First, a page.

“Mick helped create a buzz for arts in Galway,” Sean Tyrrell acknowledges. “It started with the traditional music scene and then came the poets and the actors. The development of theatre, film and music was very important to the development of Galway and Mick was involved in all those spheres. He was a well respected man in this town and it would be remiss of his friends if we didn’t have a music tribute to him.”
Miley and Glenroe
The characters of Miley and his father Dinny Byrne first appeared in the television series Bracken in the late 1970s. Lally’s portrayal of farmer’s son Miley was then transferred to a new TV series, Glenroe, where he became the central character.
Throughout the rest of his life Lally was commonly referred to in public as ‘Miley’ and it was equally a blessing and a curse for the actor.
“I often talked to him about that very thing,” says Tyrrell, “I remember two experiences in particular where it came up in my time with him. The first was when we were doing a gig together and we stopped for a quick drink in Oughterard. An old woman came up to him and started talking to him as Miley and he was so generous to her with his time.
“Another time we were in Dublin and down by Christchurch he was being slagged by a couple of Dubs. They were shouting ‘G’wan Miley’ and all that and I wouldn’t have blamed him if he lost his cool with them but he just kept on walking and didn’t react.
“I asked him about it afterwards and he replied: ‘Sure they’re my bread and butter’. Mick was always the voice of reason in every situation and he was an extremely gentle man.”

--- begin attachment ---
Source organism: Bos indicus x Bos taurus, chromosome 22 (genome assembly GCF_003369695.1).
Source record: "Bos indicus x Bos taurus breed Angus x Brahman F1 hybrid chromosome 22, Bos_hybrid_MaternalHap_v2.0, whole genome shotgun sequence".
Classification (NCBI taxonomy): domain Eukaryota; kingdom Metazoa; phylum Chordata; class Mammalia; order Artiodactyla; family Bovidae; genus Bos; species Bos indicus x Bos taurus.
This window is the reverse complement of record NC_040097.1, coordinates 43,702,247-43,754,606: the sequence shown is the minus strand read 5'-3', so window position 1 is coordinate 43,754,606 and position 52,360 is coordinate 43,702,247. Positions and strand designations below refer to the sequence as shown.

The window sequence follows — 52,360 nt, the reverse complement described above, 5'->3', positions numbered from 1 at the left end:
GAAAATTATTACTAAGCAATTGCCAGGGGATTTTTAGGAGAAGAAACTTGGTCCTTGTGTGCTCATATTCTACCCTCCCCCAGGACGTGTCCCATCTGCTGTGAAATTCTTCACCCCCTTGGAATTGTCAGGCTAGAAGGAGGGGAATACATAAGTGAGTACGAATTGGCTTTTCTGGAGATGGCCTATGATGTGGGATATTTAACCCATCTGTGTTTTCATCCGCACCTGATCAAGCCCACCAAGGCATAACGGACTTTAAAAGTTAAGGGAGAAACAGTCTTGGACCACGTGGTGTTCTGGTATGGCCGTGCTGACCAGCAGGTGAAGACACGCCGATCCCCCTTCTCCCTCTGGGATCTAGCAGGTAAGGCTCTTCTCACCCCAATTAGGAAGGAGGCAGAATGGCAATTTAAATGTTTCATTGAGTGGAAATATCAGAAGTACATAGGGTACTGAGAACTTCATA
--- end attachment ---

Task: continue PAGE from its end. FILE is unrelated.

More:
What the boisterous youths in Dublin probably did not realise was that Mick Lally was quite an accomplished boxer, winning the British and Irish intervarsity boxing championship during his time at university.
“Everyone knew he was well able to handle himself,” Tyrrell says. “I never actually saw that side of him though and I’d say he’d have to be pushed extremely hard to raise his fists outside the ring. I wouldn’t have liked to have gotten on the wrong side of him!”
The final curtain
Unfortunately, Mick Lally lost his toughest battle in August of this year when he succumbed to the lung disease that had plagued him for over a decade. After his passing there were glowing tributes to him from his friends and colleagues such as Garry Hynes, Mary McEvoy, Gabriel Byrne, and Brendan Gleeson. All acknowledged his huge contribution to Irish film and television.
It was a long journey for the son of a small farmer from the fields of Tourmakeady to the stages of Galway and Dublin and on to the by-road of Glenroe. His fellow Mayo man, singer-songwriter and teacher, John Hoban, remembers Mick Lally with the following heartfelt lines:
“Dear John write lines and let me know if you have heard the news seems like half a century since first that I met you. I believe the neighbours told you that I have turned a tramp no house, no stock to bother me, no paraffin for the lamp.”
Tickets for Music and Song Tribute to Mick Lally are €15 and available from Monroe’s and Zhivago Records. All proceeds from the night will go towards the Haiti Relief Fund.
If you are unable to attend but would like to contribute, cheques must be made out to both Sean Tyrrell and Eugene Lambe for the Bank of Ireland, Gort, Co Galway, Sort code 903867, Acc no 65578671, IBan No IE07 BOFI 9038 6765 5786 71, BIC NO BOFIIE2D
For more information contact Monroe’s on 091 - 583397 or 087 - 9783245.